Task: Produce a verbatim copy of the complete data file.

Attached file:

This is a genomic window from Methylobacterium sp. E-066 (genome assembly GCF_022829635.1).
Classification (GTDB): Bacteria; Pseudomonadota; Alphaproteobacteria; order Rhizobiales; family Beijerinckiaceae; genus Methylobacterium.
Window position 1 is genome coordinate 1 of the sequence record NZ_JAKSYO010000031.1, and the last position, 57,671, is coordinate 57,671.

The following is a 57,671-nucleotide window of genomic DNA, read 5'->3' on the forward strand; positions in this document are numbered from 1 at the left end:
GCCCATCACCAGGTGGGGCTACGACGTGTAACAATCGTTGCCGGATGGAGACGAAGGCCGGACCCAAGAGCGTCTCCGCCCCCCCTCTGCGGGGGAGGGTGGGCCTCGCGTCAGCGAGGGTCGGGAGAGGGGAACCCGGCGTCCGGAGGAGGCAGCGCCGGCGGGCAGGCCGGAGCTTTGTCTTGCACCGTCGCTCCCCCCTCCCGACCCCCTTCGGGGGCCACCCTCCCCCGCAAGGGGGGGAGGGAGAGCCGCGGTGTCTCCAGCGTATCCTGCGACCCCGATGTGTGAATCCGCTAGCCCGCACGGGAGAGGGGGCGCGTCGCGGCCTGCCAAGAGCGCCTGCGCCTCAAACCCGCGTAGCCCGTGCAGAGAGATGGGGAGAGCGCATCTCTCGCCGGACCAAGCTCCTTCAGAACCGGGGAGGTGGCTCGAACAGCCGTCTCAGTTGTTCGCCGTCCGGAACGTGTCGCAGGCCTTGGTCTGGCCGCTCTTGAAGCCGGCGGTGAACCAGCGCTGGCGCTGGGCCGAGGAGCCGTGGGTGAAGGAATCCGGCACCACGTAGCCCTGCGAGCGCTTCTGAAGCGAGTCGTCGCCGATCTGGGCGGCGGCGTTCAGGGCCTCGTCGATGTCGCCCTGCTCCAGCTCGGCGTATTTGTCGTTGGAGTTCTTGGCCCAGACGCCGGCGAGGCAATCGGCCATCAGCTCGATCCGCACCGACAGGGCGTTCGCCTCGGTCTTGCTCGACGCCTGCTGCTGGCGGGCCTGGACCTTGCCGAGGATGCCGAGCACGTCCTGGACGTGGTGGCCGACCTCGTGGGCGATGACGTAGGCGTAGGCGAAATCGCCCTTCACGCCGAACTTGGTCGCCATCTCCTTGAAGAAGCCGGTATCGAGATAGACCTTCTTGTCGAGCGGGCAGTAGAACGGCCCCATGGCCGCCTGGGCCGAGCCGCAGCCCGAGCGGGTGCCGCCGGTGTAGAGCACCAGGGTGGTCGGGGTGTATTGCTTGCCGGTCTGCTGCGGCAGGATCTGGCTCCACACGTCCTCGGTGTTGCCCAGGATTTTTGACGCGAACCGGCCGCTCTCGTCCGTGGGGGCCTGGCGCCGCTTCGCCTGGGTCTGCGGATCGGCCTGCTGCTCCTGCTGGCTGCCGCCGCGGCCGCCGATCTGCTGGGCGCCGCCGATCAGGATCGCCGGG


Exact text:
This is a genomic window from Methylobacterium sp. E-066 (genome assembly GCF_022829635.1).
Classification (GTDB): Bacteria; Pseudomonadota; Alphaproteobacteria; order Rhizobiales; family Beijerinckiaceae; genus Methylobacterium.
Window position 1 is genome coordinate 1 of the sequence record NZ_JAKSYO010000031.1, and the last position, 57,671, is coordinate 57,671.

The following is a 57,671-nucleotide window of genomic DNA, read 5'->3' on the forward strand; positions in this document are numbered from 1 at the left end:
GCCCATCACCAGGTGGGGCTACGACGTGTAACAATCGTTGCCGGATGGAGACGAAGGCCGGACCCAAGAGCGTCTCCGCCCCCCCTCTGCGGGGGAGGGTGGGCCTCGCGTCAGCGAGGGTCGGGAGAGGGGAACCCGGCGTCCGGAGGAGGCAGCGCCGGCGGGCAGGCCGGAGCTTTGTCTTGCACCGTCGCTCCCCCCTCCCGACCCCCTTCGGGGGCCACCCTCCCCCGCAAGGGGGGGAGGGAGAGCCGCGGTGTCTCCAGCGTATCCTGCGACCCCGATGTGTGAATCCGCTAGCCCGCACGGGAGAGGGGGCGCGTCGCGGCCTGCCAAGAGCGCCTGCGCCTCAAACCCGCGTAGCCCGTGCAGAGAGATGGGGAGAGCGCATCTCTCGCCGGACCAAGCTCCTTCAGAACCGGGGAGGTGGCTCGAACAGCCGTCTCAGTTGTTCGCCGTCCGGAACGTGTCGCAGGCCTTGGTCTGGCCGCTCTTGAAGCCGGCGGTGAACCAGCGCTGGCGCTGGGCCGAGGAGCCGTGGGTGAAGGAATCCGGCACCACGTAGCCCTGCGAGCGCTTCTGAAGCGAGTCGTCGCCGATCTGGGCGGCGGCGTTCAGGGCCTCGTCGATGTCGCCCTGCTCCAGCTCGGCGTATTTGTCGTTGGAGTTCTTGGCCCAGACGCCGGCGAGGCAATCGGCCATCAGCTCGATCCGCACCGACAGGGCGTTCGCCTCGGTCTTGCTCGACGCCTGCTGCTGGCGGGCCTGGACCTTGCCGAGGATGCCGAGCACGTCCTGGACGTGGTGGCCGACCTCGTGGGCGATGACGTAGGCGTAGGCGAAATCGCCCTTCACGCCGAACTTGGTCGCCATCTCCTTGAAGAAGCCGGTATCGAGATAGACCTTCTTGTCGAGCGGGCAGTAGAACGGCCCCATGGCCGCCTGGGCCGAGCCGCAGCCCGAGCGGGTGCCGCCGGTGTAGAGCACCAGGGTGGTCGGGGTGTATTGCTTGCCGGTCTGCTGCGGCAGGATCTGGCTCCACACGTCCTCGGTGTTGCCCAGGATTTTTGACGCGAACCGGCCGCTCTCGTCCGTGGGGGCCTGGCGCCGCTTCGCCTGGGTCTGCGGATCGGCCTGCTGCTCCTGCTGGCTGCCGCCGCGGCCGCCGATCTGCTGGGCGCCGCCGATCAGGATCGCCGGG